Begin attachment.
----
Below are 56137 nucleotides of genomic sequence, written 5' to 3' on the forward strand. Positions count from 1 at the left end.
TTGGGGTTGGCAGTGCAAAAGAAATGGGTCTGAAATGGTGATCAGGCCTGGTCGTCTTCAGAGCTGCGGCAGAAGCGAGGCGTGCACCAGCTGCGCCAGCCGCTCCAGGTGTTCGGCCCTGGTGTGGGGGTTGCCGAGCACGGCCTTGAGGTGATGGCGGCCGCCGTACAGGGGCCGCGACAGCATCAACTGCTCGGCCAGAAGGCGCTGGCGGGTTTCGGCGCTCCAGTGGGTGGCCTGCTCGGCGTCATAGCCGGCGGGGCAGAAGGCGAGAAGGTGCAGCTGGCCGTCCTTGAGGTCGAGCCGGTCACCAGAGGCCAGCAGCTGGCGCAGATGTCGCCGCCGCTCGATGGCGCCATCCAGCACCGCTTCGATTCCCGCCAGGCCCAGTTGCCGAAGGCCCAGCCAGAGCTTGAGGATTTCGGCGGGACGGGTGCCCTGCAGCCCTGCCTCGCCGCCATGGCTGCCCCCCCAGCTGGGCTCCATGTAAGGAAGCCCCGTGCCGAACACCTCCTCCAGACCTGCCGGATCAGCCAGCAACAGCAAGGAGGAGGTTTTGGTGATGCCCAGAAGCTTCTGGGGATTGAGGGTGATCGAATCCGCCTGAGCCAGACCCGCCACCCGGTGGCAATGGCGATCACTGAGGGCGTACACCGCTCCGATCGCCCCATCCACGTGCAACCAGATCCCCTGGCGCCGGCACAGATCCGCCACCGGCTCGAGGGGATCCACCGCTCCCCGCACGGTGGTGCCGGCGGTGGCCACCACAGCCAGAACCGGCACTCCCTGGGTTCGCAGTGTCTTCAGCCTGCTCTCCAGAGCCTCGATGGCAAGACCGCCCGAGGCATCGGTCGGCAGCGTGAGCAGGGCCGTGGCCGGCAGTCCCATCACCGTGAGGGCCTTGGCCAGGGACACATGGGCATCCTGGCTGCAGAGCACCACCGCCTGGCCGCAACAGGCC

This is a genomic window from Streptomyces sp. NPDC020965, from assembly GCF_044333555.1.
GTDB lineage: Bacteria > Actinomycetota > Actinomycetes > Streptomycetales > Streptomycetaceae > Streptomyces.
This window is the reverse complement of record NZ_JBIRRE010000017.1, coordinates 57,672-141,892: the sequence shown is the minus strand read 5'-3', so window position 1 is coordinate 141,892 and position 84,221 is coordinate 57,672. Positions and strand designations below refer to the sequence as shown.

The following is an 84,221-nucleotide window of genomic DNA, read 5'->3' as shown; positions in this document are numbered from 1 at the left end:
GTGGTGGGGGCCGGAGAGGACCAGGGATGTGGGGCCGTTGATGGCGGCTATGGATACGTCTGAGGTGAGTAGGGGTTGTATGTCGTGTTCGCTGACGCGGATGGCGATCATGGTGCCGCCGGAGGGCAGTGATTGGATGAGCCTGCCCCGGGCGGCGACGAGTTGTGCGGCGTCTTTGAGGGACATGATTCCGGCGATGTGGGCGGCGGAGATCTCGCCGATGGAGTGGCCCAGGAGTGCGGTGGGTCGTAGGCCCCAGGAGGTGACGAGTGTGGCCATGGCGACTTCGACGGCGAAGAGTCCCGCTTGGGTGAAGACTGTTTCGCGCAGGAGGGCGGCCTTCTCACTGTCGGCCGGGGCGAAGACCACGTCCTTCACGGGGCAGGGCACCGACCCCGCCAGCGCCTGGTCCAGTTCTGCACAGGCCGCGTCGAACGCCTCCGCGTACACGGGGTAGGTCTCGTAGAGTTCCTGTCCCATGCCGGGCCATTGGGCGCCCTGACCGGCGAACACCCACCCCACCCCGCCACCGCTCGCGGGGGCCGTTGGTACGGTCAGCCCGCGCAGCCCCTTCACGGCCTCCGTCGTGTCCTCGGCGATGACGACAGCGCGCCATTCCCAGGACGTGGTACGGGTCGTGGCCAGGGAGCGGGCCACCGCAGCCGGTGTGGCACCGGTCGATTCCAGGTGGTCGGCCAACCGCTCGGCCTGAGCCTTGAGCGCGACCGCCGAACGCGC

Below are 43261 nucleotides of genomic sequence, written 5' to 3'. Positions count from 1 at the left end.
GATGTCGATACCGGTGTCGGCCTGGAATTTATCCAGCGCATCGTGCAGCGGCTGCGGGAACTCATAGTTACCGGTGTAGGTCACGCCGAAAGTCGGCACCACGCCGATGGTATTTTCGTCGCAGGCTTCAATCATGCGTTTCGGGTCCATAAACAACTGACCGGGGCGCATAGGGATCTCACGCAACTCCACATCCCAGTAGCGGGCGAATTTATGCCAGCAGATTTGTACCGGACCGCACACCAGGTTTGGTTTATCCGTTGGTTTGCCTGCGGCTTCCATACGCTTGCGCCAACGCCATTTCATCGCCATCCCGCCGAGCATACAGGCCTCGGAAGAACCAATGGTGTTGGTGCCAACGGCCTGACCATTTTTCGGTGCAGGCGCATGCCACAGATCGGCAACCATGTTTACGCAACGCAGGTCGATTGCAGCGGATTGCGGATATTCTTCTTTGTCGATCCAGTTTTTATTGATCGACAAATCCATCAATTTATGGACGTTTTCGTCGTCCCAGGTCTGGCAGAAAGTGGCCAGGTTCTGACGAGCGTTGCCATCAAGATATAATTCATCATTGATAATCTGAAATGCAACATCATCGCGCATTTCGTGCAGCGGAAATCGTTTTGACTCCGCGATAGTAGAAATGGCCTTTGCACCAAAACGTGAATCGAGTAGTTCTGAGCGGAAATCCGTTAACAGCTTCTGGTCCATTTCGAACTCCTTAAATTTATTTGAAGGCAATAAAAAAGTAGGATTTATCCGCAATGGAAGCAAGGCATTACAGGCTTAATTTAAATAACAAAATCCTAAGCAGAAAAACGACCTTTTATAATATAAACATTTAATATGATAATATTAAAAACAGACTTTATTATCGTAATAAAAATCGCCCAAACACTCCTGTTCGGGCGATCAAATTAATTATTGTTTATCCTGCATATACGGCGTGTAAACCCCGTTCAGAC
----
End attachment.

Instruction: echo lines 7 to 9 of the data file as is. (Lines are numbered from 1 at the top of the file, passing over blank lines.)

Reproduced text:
GTGGTGGGGGCCGGAGAGGACCAGGGATGTGGGGCCGTTGATGGCGGCTATGGATACGTCTGAGGTGAGTAGGGGTTGTATGTCGTGTTCGCTGACGCGGATGGCGATCATGGTGCCGCCGGAGGGCAGTGATTGGATGAGCCTGCCCCGGGCGGCGACGAGTTGTGCGGCGTCTTTGAGGGACATGATTCCGGCGATGTGGGCGGCGGAGATCTCGCCGATGGAGTGGCCCAGGAGTGCGGTGGGTCGTAGGCCCCAGGAGGTGACGAGTGTGGCCATGGCGACTTCGACGGCGAAGAGTCCCGCTTGGGTGAAGACTGTTTCGCGCAGGAGGGCGGCCTTCTCACTGTCGGCCGGGGCGAAGACCACGTCCTTCACGGGGCAGGGCACCGACCCCGCCAGCGCCTGGTCCAGTTCTGCACAGGCCGCGTCGAACGCCTCCGCGTACACGGGGTAGGTCTCGTAGAGTTCCTGTCCCATGCCGGGCCATTGGGCGCCCTGACCGGCGAACACCCACCCCACCCCGCCACCGCTCGCGGGGGCCGTTGGTACGGTCAGCCCGCGCAGCCCCTTCACGGCCTCCGTCGTGTCCTCGGCGATGACGACAGCGCGCCATTCCCAGGACGTGGTACGGGTCGTGGCCAGGGAGCGGGCCACCGCAGCCGGTGTGGCACCGGTCGATTCCAGGTGGTCGGCCAACCGCTCGGCCTGAGCCTTGAGCGCGACCGCCGAACGCGC

Below are 43261 nucleotides of genomic sequence, written 5' to 3'. Positions count from 1 at the left end.
GATGTCGATACCGGTGTCGGCCTGGAATTTATCCAGCGCATCGTGCAGCGGCTGCGGGAACTCATAGTTACCGGTGTAGGTCACGCCGAAAGTCGGCACCACGCCGATGGTATTTTCGTCGCAGGCTTCAATCATGCGTTTCGGGTCCATAAACAACTGACCGGGGCGCATAGGGATCTCACGCAACTCCACATCCCAGTAGCGGGCGAATTTATGCCAGCAGATTTGTACCGGACCGCACACCAGGTTTGGTTTATCCGTTGGTTTGCCTGCGGCTTCCATACGCTTGCGCCAACGCCATTTCATCGCCATCCCGCCGAGCATACAGGCCTCGGAAGAACCAATGGTGTTGGTGCCAACGGCCTGACCATTTTTCGGTGCAGGCGCATGCCACAGATCGGCAACCATGTTTACGCAACGCAGGTCGATTGCAGCGGATTGCGGATATTCTTCTTTGTCGATCCAGTTTTTATTGATCGACAAATCCATCAATTTATGGACGTTTTCGTCGTCCCAGGTCTGGCAGAAAGTGGCCAGGTTCTGACGAGCGTTGCCATCAAGATATAATTCATCATTGATAATCTGAAATGCAACATCATCGCGCATTTCGTGCAGCGGAAATCGTTTTGACTCCGCGATAGTAGAAATGGCCTTTGCACCAAAACGTGAATCGAGTAGTTCTGAGCGGAAATCCGTTAACAGCTTCTGGTCCATTTCGAACTCCTTAAATTTATTTGAAGGCAATAAAAAAGTAGGATTTATCCGCAATGGAAGCAAGGCATTACAGGCTTAATTTAAATAACAAAATCCTAAGCAGAAAAACGACCTTTTATAATATAAACATTTAATATGATAATATTAAAAACAGACTTTATTATCGTAATAAAAATCGCCCAAACACTCCTGTTCGGGCGATCAAATTAATTATTGTTTATCCTGCATATACGGCGTGTAAACCCCGTTCAGAC